Pestilence Update

Prices of queen of spices cardamom soar as wild weather wipes out Indian production

Blog note. Jesus indicated that ‘fearful sights’ (various natural disasters) would occur leading up to the time known as the Tribulation and Great Tribulation (a combined seven year period of great destruction on earth). Although these types of things have occurred in the past for centuries and thousands of years, they could be identified as the ‘season of the times’ due to the ferociousness of these events. They would be occurring in greater intensity, severity, frequency, size, duration, scope … just like the pains that a woman experiences in labor the farther along she is in the labor process. We are in the ‘season of the times’ that comes just before the seven (7) year Tribulation/Great Tribulation period
… And great earthquakes shall be in diverse places, and famines, and pestilences; and fearful sights and great signs shall there be from heaven. (Luke 21:11).
… And there shall be signs in the sun, and in the moon, and in the stars; and upon the earth distress of nations, with perplexity; the sea and the waves roaring; (Luke 21:25)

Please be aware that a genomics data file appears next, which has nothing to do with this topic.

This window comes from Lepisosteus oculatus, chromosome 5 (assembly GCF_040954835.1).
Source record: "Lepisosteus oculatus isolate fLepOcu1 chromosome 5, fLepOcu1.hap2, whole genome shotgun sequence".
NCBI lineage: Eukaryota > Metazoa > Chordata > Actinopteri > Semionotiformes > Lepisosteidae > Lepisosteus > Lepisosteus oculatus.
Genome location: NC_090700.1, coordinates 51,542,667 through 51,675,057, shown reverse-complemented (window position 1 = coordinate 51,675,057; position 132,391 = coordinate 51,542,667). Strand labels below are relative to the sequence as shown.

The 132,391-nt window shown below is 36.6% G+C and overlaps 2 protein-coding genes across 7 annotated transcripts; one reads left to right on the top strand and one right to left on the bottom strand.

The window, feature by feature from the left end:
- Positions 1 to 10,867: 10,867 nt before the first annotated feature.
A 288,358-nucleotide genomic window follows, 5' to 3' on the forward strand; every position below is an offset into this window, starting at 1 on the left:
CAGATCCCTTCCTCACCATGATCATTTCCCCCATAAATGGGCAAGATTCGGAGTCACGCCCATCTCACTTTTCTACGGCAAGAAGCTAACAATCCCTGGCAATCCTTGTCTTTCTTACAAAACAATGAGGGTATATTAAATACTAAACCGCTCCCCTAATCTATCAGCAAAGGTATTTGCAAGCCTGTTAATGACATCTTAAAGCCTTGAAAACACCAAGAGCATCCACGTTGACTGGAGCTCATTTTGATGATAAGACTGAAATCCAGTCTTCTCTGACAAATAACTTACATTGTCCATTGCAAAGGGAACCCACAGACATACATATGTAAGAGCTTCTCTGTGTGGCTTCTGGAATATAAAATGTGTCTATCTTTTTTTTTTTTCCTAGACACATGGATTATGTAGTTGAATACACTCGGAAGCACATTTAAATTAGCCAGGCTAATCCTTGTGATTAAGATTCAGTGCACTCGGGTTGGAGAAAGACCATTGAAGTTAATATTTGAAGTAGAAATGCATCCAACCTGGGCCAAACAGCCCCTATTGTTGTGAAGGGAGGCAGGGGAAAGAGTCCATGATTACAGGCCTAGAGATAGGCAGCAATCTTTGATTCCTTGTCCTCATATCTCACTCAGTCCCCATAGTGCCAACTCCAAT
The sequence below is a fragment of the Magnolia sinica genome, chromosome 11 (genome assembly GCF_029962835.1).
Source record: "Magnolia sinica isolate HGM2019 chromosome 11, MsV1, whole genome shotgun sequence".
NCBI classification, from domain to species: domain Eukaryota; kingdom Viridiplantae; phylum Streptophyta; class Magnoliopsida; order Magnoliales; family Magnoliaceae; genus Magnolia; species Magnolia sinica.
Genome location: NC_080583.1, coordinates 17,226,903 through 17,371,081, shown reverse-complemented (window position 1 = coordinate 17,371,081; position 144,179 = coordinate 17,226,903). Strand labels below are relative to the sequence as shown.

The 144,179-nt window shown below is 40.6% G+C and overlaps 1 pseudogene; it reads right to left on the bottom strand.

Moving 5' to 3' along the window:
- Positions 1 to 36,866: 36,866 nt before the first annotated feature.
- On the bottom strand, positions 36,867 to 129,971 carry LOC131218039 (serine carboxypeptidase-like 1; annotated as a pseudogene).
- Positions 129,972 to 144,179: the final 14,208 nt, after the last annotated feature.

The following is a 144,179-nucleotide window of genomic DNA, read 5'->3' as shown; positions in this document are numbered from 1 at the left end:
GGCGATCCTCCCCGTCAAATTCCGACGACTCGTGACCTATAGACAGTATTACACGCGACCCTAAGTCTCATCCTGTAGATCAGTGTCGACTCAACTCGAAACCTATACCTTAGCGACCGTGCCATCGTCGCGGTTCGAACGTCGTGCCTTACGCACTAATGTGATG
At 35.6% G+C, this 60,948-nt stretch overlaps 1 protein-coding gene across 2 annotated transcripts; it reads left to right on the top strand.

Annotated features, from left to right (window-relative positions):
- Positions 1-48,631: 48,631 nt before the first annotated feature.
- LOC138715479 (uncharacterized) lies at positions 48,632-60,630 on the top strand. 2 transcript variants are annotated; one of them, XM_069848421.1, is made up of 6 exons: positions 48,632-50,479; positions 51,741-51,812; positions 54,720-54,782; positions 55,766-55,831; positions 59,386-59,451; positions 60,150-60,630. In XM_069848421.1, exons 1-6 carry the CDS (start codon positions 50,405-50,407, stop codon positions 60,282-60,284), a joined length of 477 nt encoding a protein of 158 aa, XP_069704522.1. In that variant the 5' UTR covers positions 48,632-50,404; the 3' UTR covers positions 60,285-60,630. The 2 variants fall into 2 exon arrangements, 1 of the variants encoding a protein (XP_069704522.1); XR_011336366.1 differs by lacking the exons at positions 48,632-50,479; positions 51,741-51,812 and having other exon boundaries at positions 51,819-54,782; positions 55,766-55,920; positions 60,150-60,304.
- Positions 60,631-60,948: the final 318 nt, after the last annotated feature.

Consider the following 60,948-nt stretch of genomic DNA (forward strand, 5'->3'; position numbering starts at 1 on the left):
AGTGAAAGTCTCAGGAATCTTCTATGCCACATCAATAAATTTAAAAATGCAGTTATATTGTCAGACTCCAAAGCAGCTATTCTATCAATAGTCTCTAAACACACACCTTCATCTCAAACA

… Men’s hearts failing them for fear, and for looking after those things which are coming on the earth: for the powers of heaven shall be shaken; (Luke 21:26)
… This know also, that in the last days perilous times shall come. (2 Timothy 3:1)
Jesus is giving a series of prophecies about what to look for as the age of grace comes to a close. These verses are several of many such prophecies from throughout the Bible. 2017 was the worst year in recorded history for the intensity, frequency, severity, duration and occurrence of a large number of severe natural disasters worldwide. Earthquakes, volcanoes, hurricanes, typhoons, cyclones, torrential flooding, unprecedented wildfires in unusual places, devastating droughts, excessive/scorching heat setting records everywhere, record snowfalls in Europe and Russia. Snow in the Arabia. This list can go on. Most studied Eschatologists believe these ‘fearful sights’ and massive natural disasters are all part of the ‘CONVERGENCE’ of signs that this Biblical and prophetic age is closing. Most people who study prophecy are familiar with the routine reference(s) made that these things will be like a woman having labor pains, growing in intensity, frequency, size and duration.

Prices of queen of spices cardamom soar as wild weather wipes out Indian production

By Sudarshan Varadhan.Reuters•July 16, 2019